First Advisor

Kimberley Brown

Date of Publication


Document Type


Degree Name

Master of Arts (M.A.) in Teaching English to Speakers of Other Languages


Teaching English as a Second Language




English language -- Textbooks for foreign speakers -- Evaluation, English language -- Study and teaching (Secondary) -- Chinese speakers -- Taiwan



Physical Description

1 online resource (183 p.)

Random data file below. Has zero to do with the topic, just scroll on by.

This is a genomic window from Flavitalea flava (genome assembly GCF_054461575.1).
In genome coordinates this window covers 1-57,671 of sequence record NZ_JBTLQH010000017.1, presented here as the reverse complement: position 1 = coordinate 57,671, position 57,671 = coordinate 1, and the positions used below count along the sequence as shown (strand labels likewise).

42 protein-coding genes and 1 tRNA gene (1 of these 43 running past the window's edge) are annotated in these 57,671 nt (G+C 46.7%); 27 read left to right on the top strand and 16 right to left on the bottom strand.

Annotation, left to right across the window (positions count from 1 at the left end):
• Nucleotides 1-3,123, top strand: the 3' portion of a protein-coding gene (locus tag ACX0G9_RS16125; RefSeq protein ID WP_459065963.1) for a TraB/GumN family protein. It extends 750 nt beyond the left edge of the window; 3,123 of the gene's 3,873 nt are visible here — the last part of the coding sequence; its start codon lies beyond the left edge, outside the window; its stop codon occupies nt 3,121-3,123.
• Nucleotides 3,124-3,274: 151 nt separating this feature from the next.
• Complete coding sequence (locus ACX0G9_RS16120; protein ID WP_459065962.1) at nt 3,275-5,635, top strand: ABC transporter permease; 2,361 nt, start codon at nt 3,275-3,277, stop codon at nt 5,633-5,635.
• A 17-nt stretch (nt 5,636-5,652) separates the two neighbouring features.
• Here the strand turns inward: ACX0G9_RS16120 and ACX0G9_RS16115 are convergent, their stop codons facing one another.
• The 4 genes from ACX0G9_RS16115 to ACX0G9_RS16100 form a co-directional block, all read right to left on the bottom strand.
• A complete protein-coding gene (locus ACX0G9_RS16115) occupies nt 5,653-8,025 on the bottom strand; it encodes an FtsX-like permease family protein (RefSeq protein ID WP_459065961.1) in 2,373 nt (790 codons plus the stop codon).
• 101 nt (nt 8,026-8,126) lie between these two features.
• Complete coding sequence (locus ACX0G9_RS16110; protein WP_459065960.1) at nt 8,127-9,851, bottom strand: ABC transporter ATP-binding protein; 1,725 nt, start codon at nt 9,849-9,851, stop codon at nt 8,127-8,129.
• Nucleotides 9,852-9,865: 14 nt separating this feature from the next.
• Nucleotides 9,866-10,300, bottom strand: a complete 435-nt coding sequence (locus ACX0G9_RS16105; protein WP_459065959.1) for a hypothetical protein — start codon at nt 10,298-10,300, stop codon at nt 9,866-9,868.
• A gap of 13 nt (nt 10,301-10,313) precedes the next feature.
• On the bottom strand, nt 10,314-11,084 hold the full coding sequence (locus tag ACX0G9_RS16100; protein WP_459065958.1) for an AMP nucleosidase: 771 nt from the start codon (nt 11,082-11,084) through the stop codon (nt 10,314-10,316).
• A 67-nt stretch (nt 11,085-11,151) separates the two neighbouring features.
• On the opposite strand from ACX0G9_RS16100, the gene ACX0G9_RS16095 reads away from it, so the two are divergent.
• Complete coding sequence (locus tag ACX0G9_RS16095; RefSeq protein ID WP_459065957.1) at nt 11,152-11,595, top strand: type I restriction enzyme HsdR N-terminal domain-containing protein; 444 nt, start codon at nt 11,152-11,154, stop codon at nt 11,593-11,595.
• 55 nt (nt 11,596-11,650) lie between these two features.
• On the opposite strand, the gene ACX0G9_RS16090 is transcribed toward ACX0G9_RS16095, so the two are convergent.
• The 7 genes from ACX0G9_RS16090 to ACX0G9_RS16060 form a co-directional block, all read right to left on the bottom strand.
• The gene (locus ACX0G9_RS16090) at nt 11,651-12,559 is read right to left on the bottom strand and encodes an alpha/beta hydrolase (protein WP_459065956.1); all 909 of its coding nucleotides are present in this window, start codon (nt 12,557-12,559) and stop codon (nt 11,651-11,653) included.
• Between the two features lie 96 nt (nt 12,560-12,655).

The English textbooks evaluated are used to prepare students for the competitive high school entrance examinations in Taiwan, thus students spend a great deal of time studying them. Though the textbooks were stated to be designed for language and cultural learning purposes, it seems no study exists that examines to what degree there is clear articulation between the government's stated culture learning goal and actual textbook content. Therefore, this study examines to what degree the textbooks allow students to reach said goal, that is, "to increase culture awareness of the societies and cultures of foreign countries and our own" (Junior High English Language Curriculum 1985, p.l). This study intends to answer five major questions: (1) what is the scope of the cultures presented?; (2) what sub-cultures represent Chinese and foreign cultures?; (3) what is the nature of inter and intracultural interactions between characters?; ( 4) what level( s) of culture do the textbooks deal with?; (5) how is the socio-cultural information presented? Hernandez's dissertation (1986) was followed in developing this study: the coding system was developed to correspond to the five questions above, and content analysis was the study method used. Data was gathered from two textbooks. Research revealed that the textbooks did not reflect the stated cultural study goal. The textbooks provided a narrow spectrum of socio-cultural elements, presenting the American culture as the only representative of foreign cultures. Both American and Chinese socio-cultural elements were portrayed on the surface level. Little interaction existed between Chinese and American cultures, with relationships confined to primarily acquaintances, and the issues discussed limited to daily life and trivial issues. The readings emphasized surface level culture with few attempts at linking more overt behavioral and cultural features. Most of the readings discussed information from a historical view, and the post-reading questions presented in the textbooks focused on a factual nature.


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